Introduction to Phylogenetic Data Objects

Primary Phylogenetic Data Objects

Phylogenetic data in DendroPy is represented by one or more objects of the following classes:

A representation of an operational taxonomic unit, with an attribute, label, corresponding to the taxon label.
A collection of Taxon objects representing a distinct definition of taxa (for example, as specified explicitly in a NEXUS “TAXA” block, or implicitly in the set of all taxon labels used across a Newick tree file).
A collection of Node and Edge objects representing a phylogenetic tree. Each Tree object maintains a reference to a TaxonNamespace object in its attribute, taxon_namespace, which specifies the set of taxa that are referenced by the tree and its nodes. Each Node object has a taxon attribute (which points to a particular Taxon object if there is an operational taxonomic unit associated with this node, or is None if not), a parent_node attribute (which will be None if the Node has no parent, e.g., a root node), a Edge attribute, as well as a list of references to child nodes, a copy of which can be obtained by calling child_nodes. In addition, advanced operations with tree data often make use of a Bipartition object associated with each Edge on a Tree (see “Bipartitions” for more information).
A list of Tree objects. A TreeList object has an attribute, taxon_namespace, which specifies the set of taxa that are referenced by all member Tree elements. This is enforced when a Tree object is added to a TreeList, with the TaxonNamespace of the Tree object and all Taxon references of the Node objects in the Tree mapped to the TaxonNamespace of the TreeList.
Representation of character data, with specializations for different data types: DnaCharacterMatrix, RnaCharacterMatrix, ProteinCharacterMatrix, StandardCharacterMatrix, ContinuousCharacterMatrix, etc. A CharacterMatrix can treated very much like a dict object, with Taxon objects as keys and character data as values associated with those keys.
A meta-collection of phylogenetic data, consisting of lists of multiple TaxonNamespace objects (DataSet.taxon_namespaces), TreeList objects (DataSet.tree_lists), and CharacterMatrix objects (DataSet.char_matrices).
A high-performance container designed to efficiently store and manage (potentially) large collections of structures of (potentially) large trees for processing.

Creating New (Empty) Objects

All of the above names are imported into the the the dendropy namespace, and so to instantiate new, empty objects of these classes, you would need to import dendropy:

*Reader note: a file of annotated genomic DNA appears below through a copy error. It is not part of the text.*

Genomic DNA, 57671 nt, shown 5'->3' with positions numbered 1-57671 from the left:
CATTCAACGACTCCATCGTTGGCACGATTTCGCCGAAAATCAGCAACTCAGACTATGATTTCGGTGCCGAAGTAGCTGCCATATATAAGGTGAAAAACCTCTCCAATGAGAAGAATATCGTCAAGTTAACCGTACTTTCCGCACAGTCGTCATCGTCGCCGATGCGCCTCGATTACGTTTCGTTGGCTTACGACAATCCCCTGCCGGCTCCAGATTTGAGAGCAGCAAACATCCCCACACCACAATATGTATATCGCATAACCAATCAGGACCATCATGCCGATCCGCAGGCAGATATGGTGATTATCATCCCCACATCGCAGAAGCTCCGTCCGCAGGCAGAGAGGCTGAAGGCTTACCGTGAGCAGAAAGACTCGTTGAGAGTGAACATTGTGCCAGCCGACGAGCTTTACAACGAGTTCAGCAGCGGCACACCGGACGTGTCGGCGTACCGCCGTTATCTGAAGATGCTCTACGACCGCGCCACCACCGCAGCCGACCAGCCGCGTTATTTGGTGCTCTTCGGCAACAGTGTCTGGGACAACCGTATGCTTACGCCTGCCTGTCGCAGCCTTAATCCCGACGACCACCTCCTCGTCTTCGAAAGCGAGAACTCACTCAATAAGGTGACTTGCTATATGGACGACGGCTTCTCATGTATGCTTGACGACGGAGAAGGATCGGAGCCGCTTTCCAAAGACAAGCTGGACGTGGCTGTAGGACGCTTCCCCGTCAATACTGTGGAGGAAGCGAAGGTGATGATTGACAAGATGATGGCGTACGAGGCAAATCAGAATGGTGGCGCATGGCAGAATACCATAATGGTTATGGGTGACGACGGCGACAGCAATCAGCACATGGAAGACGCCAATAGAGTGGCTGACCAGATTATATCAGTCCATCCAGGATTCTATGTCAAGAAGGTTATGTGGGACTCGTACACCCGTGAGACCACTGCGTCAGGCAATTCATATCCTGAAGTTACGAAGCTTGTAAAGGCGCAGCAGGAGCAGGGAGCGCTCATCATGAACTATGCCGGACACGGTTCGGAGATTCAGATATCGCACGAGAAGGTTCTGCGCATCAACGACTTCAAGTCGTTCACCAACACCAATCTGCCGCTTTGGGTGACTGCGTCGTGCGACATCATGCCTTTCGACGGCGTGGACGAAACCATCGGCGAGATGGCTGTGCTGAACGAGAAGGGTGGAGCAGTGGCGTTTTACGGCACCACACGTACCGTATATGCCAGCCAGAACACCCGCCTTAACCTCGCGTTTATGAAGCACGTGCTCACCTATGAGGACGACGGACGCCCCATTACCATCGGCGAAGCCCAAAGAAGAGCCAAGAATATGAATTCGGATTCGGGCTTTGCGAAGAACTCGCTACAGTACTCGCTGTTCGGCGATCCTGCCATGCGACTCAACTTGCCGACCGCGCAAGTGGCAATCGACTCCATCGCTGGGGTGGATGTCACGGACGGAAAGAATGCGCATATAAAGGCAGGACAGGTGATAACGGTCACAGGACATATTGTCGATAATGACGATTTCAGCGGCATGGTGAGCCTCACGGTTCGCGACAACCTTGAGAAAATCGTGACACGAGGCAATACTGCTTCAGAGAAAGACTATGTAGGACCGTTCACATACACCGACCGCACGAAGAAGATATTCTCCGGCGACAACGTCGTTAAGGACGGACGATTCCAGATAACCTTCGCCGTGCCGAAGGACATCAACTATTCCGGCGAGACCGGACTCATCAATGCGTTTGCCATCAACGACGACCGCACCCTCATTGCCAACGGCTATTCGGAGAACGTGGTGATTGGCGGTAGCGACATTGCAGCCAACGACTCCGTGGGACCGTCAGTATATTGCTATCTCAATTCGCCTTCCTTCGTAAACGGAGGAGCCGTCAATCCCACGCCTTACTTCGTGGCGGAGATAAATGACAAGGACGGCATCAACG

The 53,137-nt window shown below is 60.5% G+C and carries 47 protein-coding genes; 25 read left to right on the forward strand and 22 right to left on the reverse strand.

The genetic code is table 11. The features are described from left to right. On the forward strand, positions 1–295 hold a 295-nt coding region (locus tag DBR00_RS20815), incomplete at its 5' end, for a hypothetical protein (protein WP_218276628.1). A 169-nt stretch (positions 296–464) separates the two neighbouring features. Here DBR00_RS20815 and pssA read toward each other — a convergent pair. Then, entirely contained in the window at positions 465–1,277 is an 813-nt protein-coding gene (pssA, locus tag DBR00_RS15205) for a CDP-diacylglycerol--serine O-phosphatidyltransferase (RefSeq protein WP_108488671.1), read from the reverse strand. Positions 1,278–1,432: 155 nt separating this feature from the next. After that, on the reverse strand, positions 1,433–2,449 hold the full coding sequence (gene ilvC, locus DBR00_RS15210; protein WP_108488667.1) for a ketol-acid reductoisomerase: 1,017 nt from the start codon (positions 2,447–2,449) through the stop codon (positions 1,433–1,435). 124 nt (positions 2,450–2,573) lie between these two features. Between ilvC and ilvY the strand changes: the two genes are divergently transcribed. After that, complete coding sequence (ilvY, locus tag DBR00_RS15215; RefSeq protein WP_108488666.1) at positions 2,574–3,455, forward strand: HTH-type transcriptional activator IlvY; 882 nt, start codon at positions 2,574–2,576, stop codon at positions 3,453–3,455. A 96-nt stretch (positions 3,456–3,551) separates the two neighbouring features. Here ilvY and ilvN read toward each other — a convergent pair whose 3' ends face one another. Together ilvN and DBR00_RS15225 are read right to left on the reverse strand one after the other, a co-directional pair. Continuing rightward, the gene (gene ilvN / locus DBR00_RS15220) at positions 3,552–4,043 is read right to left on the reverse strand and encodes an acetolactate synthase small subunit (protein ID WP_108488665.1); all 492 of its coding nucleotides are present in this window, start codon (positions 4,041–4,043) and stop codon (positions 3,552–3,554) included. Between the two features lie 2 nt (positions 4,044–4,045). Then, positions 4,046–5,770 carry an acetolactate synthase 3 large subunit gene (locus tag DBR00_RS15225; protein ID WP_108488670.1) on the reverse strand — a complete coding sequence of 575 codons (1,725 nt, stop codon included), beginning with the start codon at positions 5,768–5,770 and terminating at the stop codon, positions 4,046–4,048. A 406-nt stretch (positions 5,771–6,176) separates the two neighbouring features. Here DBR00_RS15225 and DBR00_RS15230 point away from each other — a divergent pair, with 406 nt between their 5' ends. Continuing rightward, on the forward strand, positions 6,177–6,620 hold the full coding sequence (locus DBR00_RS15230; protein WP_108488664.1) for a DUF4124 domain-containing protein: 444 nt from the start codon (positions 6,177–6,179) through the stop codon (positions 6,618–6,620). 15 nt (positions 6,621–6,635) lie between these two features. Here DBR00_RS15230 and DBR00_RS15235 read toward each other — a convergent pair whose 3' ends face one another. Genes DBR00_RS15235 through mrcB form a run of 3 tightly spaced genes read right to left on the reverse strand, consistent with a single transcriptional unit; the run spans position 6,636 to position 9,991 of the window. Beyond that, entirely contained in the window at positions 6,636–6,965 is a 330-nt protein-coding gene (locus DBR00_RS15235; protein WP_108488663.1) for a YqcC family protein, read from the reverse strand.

>>> import dendropy
>>> tree1 = dendropy.Tree()
>>> tree_list11 = dendropy.TreeList()
>>> dna1 = dendropy.DnaCharacterMatrix()
>>> dataset1 = dendropy.DataSet()

Or import the names directly:

>>> from dendropy import Tree, TreeList, DnaCharacterMatrix, DataSet
>>> tree1 = Tree()
>>> tree_list1 = TreeList()
>>> dna1 = DnaCharacterMatrix()
>>> dataset1 = DataSet()

More details on how to create and populate new objects of various kinds programmatically are given in later chapters (e.g., “Trees”, “Character Matrices”, “Data Sets”).

Reading, Writing, and Annotating Phylogenetic Data

DendroPy provides a rich set of tools for reading and writing phylogenetic data in various formats, such as NEXUS, Newick, PHYLIP, etc., with many options to customize and control how the data is ingested and parsed, as well as formatted and written-out. For example:

>>> import dendropy
>>> tree_list1 = dendropy.TreeList()
>>> tree_list1.read_from_path("pythonidae.mcmc1.nex",
...     schema="nexus",
...     collection_offset=0,
...     tree_offset=100)
>>> tree_list1.read_from_path("pythonidae.mcmc2.nex",
...     schema="nexus",
...     collection_offset=0,
...     tree_offset=100)
>>> tree_list1.write_to_path("combined.newick",
...     suppress_edge_lengths=True,
...     schema="newick")

These are covered in detail in the next chapter, “Reading and Writing Phylogenetic Data”.

Support is also available for adding, accessing, and managing rich and expressive metadata annotations to many of the above objects and components of those objects. This is covered in detail in the “Working with Metadata Annotations” chapter.